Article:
Foreign Currency Future Markets A currency futures contract is an agreement between two parties in which one party agrees to buy the currency from the other party at a later date at an exchange rate agreed upon today. Traded on a future exchanges. The expiration months are March, June, September and December. Only available for the major currencies.
Foreign Currency Option A currency option is an agreement between two parties in which one party pays a premium and receives the right to buy or sell a currency at a later date at an exchange rate agreed upon today. Traded on exchange markets or over the counter.
Foreign Currency Swaps Markets A currency swap is an agreement between two parties to exchange a series of payments at specific dates in which one series of payments is in one currency and the other is in another currency. Payments are based on the interest rates in two countries. Interest payments are calculated based on a fixed amount of notional principal, usually paid in the final payment.
Trading Strategies in Foreign Currency Futures/Forwards and Options
A Long Hedge with Foreign Currency Futures Involves the purchase of futures contracts. The long hedger is concerned that the value of the foreign currency will rise. Example: an American dealer who plans to buy 20 British sports cars.
Example of Long Hedge with Foreign Currency Futures American auto dealer wants to purchase 20 British sports cars with payment to be made in British pounds in the future. Each car costs 35000 pounds. The dealer is concerned that the pound will strengthen over the next few months, causing the cars to cost more in dollars.
The Futures Market Buy futures contracts today. Pound appreciated, price of futures go up at the time of buying the cars. Sell contracts.
Analysis Suppose the cars end up costing more. The profit from the futures transaction is offsets the higher costs on the cars.
Remember… The hedger will be able to reduce some of the losses in the spot market as long as the pound price and futures rates move in the same direction. Forgo possible gains in spot markets.
Short Hedge with Foreign Currency Forwards A short hedge is a commitment to sell a currency using futures or forwards. Is designed to protect against a decrease in the foreign currencys value. Example of a multinational firm that wants to transfer 10 million pounds that it will convert at a later date. Due to the size of the transactions, the use of Forwards is recommended.
Example of Short Hedge with Foreign Currency Forwards Today a multinational firm with a British subsidiary decides it will need to transfer 10 million pounds from an account in London to an account with a New York Bank. The firm is concerned that in the next two months the pound will weaken.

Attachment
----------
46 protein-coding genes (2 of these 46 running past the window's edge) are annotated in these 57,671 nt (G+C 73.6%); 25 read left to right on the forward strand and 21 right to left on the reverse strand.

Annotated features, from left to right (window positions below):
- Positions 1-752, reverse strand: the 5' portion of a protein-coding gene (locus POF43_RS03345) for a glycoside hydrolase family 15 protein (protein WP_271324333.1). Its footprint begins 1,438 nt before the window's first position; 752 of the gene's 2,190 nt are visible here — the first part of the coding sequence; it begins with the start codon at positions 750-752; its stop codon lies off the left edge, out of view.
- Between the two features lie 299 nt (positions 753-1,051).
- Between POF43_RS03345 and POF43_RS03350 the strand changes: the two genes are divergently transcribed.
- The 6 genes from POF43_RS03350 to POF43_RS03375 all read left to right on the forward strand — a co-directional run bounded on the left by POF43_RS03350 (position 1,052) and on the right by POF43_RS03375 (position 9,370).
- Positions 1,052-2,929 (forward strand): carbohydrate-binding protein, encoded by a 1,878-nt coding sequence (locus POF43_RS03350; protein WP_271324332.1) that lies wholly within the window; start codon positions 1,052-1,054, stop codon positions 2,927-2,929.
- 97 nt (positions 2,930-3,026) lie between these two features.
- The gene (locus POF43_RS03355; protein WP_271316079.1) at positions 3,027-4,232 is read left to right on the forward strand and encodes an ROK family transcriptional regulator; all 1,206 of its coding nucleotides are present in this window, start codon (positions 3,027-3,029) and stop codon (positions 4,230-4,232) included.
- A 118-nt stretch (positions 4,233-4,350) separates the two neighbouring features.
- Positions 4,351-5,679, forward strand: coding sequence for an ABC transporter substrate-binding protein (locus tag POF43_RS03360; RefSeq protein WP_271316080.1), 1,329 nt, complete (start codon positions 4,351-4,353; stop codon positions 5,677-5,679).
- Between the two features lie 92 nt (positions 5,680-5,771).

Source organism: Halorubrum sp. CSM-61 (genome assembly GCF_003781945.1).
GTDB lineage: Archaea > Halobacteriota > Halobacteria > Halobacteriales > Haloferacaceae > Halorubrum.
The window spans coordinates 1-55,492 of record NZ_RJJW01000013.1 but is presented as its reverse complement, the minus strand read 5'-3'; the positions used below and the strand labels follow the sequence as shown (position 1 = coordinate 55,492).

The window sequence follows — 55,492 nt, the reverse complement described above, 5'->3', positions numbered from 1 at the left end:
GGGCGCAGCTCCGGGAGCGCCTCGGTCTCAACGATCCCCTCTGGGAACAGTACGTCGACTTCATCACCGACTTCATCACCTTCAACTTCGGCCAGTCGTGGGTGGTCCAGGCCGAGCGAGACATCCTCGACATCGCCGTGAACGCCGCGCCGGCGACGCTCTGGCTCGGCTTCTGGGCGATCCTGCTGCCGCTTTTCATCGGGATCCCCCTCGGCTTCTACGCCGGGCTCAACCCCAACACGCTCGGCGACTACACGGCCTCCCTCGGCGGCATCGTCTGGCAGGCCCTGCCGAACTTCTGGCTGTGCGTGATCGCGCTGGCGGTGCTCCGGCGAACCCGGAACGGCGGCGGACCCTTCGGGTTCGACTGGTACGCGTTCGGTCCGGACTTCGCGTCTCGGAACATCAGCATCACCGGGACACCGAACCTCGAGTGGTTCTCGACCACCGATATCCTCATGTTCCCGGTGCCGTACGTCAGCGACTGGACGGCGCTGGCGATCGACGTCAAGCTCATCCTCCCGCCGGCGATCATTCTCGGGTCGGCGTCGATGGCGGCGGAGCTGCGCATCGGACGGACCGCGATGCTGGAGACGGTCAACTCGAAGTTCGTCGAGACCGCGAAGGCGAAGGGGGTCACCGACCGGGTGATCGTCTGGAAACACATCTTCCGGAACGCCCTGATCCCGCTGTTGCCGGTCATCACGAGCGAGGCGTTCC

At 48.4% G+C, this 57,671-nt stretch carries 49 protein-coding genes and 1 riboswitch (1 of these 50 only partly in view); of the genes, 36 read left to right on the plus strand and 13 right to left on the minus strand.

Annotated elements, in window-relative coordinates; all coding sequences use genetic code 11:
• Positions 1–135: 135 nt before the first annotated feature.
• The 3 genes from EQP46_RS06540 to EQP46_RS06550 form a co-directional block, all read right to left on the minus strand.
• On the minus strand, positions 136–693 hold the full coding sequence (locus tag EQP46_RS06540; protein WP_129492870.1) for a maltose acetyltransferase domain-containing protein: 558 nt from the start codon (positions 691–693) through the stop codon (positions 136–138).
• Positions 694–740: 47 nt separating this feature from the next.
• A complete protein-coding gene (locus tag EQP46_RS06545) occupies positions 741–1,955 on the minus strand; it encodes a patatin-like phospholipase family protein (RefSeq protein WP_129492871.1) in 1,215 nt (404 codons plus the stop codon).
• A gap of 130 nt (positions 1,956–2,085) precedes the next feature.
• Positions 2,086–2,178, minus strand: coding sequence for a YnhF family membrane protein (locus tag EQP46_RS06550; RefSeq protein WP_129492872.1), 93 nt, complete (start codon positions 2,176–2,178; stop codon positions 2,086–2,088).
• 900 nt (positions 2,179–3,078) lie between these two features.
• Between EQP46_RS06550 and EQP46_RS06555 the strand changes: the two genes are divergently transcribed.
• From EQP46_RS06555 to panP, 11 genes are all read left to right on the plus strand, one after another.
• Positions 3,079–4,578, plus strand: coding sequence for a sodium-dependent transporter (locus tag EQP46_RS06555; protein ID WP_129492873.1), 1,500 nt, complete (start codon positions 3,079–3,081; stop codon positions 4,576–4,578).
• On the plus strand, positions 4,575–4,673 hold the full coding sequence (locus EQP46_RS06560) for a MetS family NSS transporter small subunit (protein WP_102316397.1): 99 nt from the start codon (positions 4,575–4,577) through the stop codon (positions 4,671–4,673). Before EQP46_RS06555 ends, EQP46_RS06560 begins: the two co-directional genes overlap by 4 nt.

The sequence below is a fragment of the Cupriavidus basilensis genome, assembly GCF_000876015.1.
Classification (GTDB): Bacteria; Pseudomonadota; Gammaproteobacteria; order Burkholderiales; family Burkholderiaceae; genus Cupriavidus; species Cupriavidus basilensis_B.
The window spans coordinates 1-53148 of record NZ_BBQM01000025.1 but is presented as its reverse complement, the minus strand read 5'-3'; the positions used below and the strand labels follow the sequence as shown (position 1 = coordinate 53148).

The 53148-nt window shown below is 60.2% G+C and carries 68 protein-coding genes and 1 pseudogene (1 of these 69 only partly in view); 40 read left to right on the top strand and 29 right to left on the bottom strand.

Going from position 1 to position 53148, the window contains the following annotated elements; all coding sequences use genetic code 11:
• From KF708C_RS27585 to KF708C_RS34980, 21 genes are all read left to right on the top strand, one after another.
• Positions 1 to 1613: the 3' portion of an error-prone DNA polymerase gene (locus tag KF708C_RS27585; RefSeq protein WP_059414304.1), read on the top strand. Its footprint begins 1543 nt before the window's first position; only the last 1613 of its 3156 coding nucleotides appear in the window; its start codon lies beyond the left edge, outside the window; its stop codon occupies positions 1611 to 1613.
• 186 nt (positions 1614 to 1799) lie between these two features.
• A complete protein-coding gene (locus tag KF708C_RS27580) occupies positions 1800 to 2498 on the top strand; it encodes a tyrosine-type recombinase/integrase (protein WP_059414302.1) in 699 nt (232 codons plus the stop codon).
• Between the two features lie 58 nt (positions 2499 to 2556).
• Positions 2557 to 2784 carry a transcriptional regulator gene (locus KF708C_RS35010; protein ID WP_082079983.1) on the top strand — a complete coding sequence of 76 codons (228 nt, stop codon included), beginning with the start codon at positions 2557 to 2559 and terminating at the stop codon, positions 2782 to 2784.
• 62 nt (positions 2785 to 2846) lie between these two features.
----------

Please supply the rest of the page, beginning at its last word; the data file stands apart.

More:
The Forward Market The Forward rate of the pound is $1.357 per pound. Suppose at delivery date, the spot exchange rate is $1.2375 per pound. Today, sell pounds forward for delivery on September 28 at $1.357. On September 28, deliver pounds and receive 10Million ($1.357) = $13,570,000.
Analysis The pounds end up worth $13,570,000- $12,375,000 = $1,195,000 less, but are delivered on the forward contract for $13,570,000, thus completely eliminating the risk. Had the transaction not been done, the firm would have converted the pounds at the spot rate of $1.2375.
Buy a Foreign Currency Call Profit from a currency call held to expiration is Profits = -C if E T EE The break even exchange rate E T at expiration is EE+C 0 profits.
Example: Buy a Foreign Currency Call Consider a February 96 euro call. Let the contract cover 100,000 Euros. The call costs 1.27 cents per euro. If at expiration the exchange rate is $1.10, $1.10 >.96 Profit Opportunity (E T >EE). If spot rate ends up below $.96, the call will expire worthless and the loss will be the option cost $1270. To break even the spot rate must equal $.96 + $.0127) = $.9727.
Payoffs of Foreign Currency Call
Buy a Foreign Currency Put Profit from the purchase of a single foreign currency put Profits = -P if E T >EE Profits = EE-E T -P if E T
"name": "Buy a Foreign Currency Put Profit from the purchase of a single foreign currency put Profits = -P if E T >EE Profits = EE-E T -P if E T EE Profits = EE-E T -P if E T
Example: Buy a Foreign Currency Put February 97.5 euro put on January 31 of a particular year. The cost of the put is.59 cents. Spot rate at expiration is $.90. Since E T
"name": "Example: Buy a Foreign Currency Put February 97.5 euro put on January 31 of a particular year.",
"description": "The cost of the put is.59 cents. Spot rate at expiration is $.90. Since E T